Test Drive My Job::London-Based Digital PR Strategist Ged Carroll

In lieu of a photograph, I snagged this recent video interview of today’s TDMJ subject Ged Carroll. This London-based PR man is the head of digital strategy for the UK office of Ruder Finn Public Relations. In the above interview with Econsultancy, Finn gives us a few social media best practices.  Below in TDMJ, he tells what it’s like to work in the UK and in the digital department of a top global public relations agency.

Name: Ged Carroll, 38

Current City: London, England

Company: Ruder Finn, 40+ people UK and 600+ worldwide. Prior to this he helped found Waggener Edstrom‘s digital office and worked in house at Yahoo!

Job Title: Director, Digital Strategies

Mopwater: What made you get into public relations? What do you like best about the field?  GC: I got into PR through wanting to work in an agency environment following completing a degree in marketing. I had previously worked part-time marketing club nights, DJ’ing and working in the oil industry as a plant process operator.  PR as a career has been good to me; I have managed to travel internationally and meet some interesting people.

Mopwater: What aspects of the industry are you currently most excited about? GC: Probably the most exciting bit about the industry at the present time is the change that it is undergoing, which I think that the recession will accelerate. This change will be structural as marketing communications disciplines mesh together and the opportunities opening up as the Gordian knot of how to measure PR is finally broken!

Mopwater: Describe a typical work day including your typical work hours. GC: There is no typical work day in digital. The other day I went from dealing with lice shampoo to semiconductors in the space of half an hour. My role involves doing web research, conducting online outreach, designing online campaigns, working with internal designers, developers and third parties to build websites, providing advice to teams and clients, running external training programmes and speaking at conferences. Sometimes it can be long hours, but on the up side the firm is pretty flexible and efforts are appreciated.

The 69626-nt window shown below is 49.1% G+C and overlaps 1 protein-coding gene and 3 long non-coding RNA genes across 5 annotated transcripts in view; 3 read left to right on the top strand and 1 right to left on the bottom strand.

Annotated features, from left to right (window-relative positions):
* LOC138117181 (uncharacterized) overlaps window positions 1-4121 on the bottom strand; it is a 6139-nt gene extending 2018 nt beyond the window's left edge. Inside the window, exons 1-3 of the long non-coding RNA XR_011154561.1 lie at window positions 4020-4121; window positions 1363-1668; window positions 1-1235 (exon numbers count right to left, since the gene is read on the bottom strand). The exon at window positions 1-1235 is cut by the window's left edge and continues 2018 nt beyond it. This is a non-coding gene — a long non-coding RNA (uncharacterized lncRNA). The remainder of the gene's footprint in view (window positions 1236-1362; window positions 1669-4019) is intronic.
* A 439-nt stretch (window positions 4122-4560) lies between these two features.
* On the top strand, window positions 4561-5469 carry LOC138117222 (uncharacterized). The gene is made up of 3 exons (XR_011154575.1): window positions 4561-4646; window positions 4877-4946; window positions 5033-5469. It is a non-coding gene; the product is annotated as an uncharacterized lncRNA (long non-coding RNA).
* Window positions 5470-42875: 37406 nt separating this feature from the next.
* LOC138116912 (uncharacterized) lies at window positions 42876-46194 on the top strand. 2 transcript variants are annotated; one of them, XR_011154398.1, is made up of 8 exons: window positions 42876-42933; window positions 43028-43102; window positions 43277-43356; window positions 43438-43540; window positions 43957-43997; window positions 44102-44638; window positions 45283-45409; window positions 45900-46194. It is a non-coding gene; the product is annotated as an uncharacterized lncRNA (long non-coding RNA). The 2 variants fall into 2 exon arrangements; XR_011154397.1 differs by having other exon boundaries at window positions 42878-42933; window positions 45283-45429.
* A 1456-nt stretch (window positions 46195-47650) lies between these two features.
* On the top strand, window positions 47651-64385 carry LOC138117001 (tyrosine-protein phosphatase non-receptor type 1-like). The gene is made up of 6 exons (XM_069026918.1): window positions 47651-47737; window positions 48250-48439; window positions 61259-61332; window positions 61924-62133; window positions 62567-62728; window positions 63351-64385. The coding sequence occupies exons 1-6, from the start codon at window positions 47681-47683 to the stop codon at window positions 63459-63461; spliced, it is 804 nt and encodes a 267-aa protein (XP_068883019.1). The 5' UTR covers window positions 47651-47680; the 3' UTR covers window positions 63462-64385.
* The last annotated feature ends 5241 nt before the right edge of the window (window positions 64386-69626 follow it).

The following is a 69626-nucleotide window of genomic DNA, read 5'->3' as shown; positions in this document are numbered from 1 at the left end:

Mopwater: Describe your office: Do you work from a busy office in the city, do you work mainly from
home/a coffee shop? Do you like working this way? GC: Unlike the US, the media industry in the UK is very much focused around central London, though there are agencies all over the country. London is snared up with traffic and a mass transit system that is bursting to capacity. It generally takes 30 minutes to get anywhere in central London. The office is close to Tottenham Court Road:  the Akihibara of London, so we are surrounded by shop windows full of tempting gadgets. I am fine working in an office, though a break to score my caffiene fix is always welcome! Have Mac and free wi-fi will travel…

Mopwater:What types of clients does your company work with and what services do you provide? What’s a recent project you worked on that delivered results you’re proud of? What was your role in the project? GC: The company works for a wide range of clients on a retainer and a project basis. The key thing that ties our client base together is one of innovation: they are all innovators in their respective fields from education to healthcare, technology and consumer sectors. I recently enjoyed  getting the opportunity to travel to Barcelona and teach interactive marketing to students at the La Salle Business and Engineering School.

Mopwater: What are your favorite things about working at Ruder Finn? GC: We have a wide range of people here, with a variety of perspectives to keep things interesting. The office is in a good location and the variety of accounts I work on ensure that agency life is never routine. I really like the fact that my employer was open enough for me to get a Mac to work on. It makes life much easier from a social media point-of-view.

Mopwater: How many co-workers/employees do you have? How do you best collaborate with your team (standard board room meetings, conference calls, BaseCamp or other project management tool, etc.) GC: There are about 40 people in our office and another 300 in the US and more in Asia that we work with. First of all I would define team to also include clients and collaborative third parties: we use a range of techniques for collaboration – from workflow and project management system Huddle (God knows how PR was done prior to this), email, meeting rooms, conference calls to IM and micromedia like Twitter – it really depends on the person and context of the collaboration.

Mopwater: What do you wish was different at your job? GC: If I wish there was one thing that I could change it would be ability to bank time and store it up as work projects can sometimes crunch up on each other. Maybe Apple will come up with that as a feature soon?

Mopwater: Do you see yourself in this job in 5 years? If not, where do you see yourself? GC: I honestly have no idea because of the degree of change currently happening within the industry. The future remains unwritten.

Mopwater: What else would give someone a good feel for your job? GC: The office blog Dot Comms gives a good reflection of the people I work with. You can follow my days via twitter and my personal blog. I also write a blog for PR Week UK.

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